Saturday, the 26th of October, M. Henri Farman's new aeroplane, which we illustrated in the SCIENTIFIC AMERICAN of that date, accomplished a record-breaking flight of 771 meters (2,529.52 feet) above the drill ground of Issy les Molineaux, near Paris. The flight was made in 53 seconds, or at an average speed of 32.54 miles an hour. Earlier in the day M. Farman made a flight of 363 meters (1,190.94 feet) in. 30 seconds, which was equivalent to a speed" of 27.06 miles per hour. The flight of nearly half a mile is by far the longest which has ever been made in Europe with an aeroplane, and it marks a long stride forward in the navigation of the air by a heavier-than-air machine, especially when the fact is borne in mind that it came as the culmination of a long series of flights made during a number of days without any accident or damage to the machine. On October 15, M. Farman flew 935 feet; on the. 25th, 984 feet, and on the 29th, the distances given above. When this machine is compared with that of the sculptor Delagrange, which earlier in the year made some short but successful flights of considerable promise, the Farman aeroplane is found to have a somewhat greater supporting surface (6971' square feet as against 645.84). Like the former machine, M. Far-man's consists of two long superposed surfaces 33.45 feet in length by 6.56 feet wide, followed, at a distance of about 15 feet, by two other superposed surfaces 19.68 feet long by 6.56 feet wide. The same type of doublil horizontal rudder is fitted at the front, and the forward pair of planes also carry the 50-horse-power motor and the 6.56-foot propeller, the pitch of which is 3.6 feet. The weight lifted per horse-power with this machine ranges from 22 to 25 pounds, supposing that the motor developed its full power. The probabilities are, however, that the lift per horse-power was somewhat greater. The amount lifted per square foot of supporting surface was about 1%, pounds, which is considerably less than most modern French aeroplanes are capable of lifting. Notwithstanding the large supporting surface, the speed of the machine was as great, and probably greater than that of any of its foreign predecessors. The fact that it exhibited good stability goes to show that this type of machine is one which apparently has a future.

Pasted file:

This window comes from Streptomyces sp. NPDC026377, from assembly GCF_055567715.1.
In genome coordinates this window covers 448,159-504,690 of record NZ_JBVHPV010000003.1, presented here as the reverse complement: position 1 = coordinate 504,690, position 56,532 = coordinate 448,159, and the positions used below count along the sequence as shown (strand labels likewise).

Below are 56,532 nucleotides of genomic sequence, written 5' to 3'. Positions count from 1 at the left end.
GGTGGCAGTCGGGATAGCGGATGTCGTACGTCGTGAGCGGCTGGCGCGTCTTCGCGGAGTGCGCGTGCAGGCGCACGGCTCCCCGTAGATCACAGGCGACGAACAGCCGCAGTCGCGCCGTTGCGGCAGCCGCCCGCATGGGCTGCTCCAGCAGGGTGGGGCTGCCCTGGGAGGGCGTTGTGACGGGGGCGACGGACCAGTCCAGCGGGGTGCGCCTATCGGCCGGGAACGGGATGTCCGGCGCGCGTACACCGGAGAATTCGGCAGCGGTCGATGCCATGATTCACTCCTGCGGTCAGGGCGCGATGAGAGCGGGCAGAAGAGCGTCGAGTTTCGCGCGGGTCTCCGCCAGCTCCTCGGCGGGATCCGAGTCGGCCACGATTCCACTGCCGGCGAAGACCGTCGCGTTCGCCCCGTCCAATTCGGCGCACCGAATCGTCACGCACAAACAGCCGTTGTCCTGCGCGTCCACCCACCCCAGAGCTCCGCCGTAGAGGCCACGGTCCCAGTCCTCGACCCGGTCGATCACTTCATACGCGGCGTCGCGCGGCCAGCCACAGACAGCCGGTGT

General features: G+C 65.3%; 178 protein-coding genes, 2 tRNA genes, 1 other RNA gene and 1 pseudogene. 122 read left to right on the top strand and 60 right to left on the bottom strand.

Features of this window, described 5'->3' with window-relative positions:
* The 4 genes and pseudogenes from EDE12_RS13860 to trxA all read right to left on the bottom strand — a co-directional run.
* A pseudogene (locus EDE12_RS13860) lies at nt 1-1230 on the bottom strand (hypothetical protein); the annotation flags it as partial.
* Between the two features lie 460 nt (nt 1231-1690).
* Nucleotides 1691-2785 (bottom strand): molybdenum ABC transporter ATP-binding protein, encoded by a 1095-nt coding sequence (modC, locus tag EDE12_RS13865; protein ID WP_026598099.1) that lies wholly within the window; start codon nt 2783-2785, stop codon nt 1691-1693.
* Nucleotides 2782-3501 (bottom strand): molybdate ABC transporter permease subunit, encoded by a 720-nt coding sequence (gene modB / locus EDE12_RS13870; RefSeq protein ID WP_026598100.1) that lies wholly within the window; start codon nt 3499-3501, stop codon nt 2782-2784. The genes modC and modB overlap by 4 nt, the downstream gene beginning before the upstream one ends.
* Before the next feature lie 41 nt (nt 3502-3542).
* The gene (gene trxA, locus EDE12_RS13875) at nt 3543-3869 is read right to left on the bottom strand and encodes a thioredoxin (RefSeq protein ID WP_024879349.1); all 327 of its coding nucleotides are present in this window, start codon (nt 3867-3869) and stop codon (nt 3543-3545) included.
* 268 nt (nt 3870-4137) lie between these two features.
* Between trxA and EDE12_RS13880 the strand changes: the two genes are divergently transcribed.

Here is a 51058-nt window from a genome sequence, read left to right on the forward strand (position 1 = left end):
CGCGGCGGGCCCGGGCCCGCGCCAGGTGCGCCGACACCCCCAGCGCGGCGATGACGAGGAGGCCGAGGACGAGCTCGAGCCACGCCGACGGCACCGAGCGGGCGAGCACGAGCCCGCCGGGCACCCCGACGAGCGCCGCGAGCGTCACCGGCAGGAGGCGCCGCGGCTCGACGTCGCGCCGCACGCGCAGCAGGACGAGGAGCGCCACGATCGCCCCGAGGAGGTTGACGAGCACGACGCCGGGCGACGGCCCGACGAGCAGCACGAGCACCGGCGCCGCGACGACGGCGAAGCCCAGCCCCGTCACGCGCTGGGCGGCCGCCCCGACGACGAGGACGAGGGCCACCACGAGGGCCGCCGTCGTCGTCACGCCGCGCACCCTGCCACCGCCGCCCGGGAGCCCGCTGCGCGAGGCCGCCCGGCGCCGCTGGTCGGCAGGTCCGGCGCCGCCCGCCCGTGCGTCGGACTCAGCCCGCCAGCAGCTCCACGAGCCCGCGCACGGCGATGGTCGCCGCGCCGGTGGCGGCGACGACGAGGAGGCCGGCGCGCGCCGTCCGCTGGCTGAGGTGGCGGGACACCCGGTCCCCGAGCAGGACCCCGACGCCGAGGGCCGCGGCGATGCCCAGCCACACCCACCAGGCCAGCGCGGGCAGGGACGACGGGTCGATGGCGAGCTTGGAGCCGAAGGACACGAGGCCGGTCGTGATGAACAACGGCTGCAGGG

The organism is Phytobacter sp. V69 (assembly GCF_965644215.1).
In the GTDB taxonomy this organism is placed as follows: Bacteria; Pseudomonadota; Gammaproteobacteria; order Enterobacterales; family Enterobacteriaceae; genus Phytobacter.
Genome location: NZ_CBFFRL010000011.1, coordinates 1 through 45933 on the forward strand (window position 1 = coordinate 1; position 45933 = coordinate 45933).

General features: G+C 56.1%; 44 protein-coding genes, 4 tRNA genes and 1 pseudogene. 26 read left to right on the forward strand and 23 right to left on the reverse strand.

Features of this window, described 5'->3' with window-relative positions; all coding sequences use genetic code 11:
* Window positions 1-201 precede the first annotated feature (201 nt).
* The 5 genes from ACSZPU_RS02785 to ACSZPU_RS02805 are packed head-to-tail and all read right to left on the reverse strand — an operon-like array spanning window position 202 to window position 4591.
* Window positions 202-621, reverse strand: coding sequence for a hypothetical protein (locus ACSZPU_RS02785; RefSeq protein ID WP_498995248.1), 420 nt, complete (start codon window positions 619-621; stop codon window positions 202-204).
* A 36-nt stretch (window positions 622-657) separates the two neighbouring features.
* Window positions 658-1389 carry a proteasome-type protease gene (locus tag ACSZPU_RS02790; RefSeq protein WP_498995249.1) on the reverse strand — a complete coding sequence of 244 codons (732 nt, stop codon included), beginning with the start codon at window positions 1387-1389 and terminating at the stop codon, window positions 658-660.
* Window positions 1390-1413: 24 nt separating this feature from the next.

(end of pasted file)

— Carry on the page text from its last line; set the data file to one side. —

This article was originally published with the title "A New French Aeroplane Record" in Scientific American 97, 19, 320-321 (November 1907)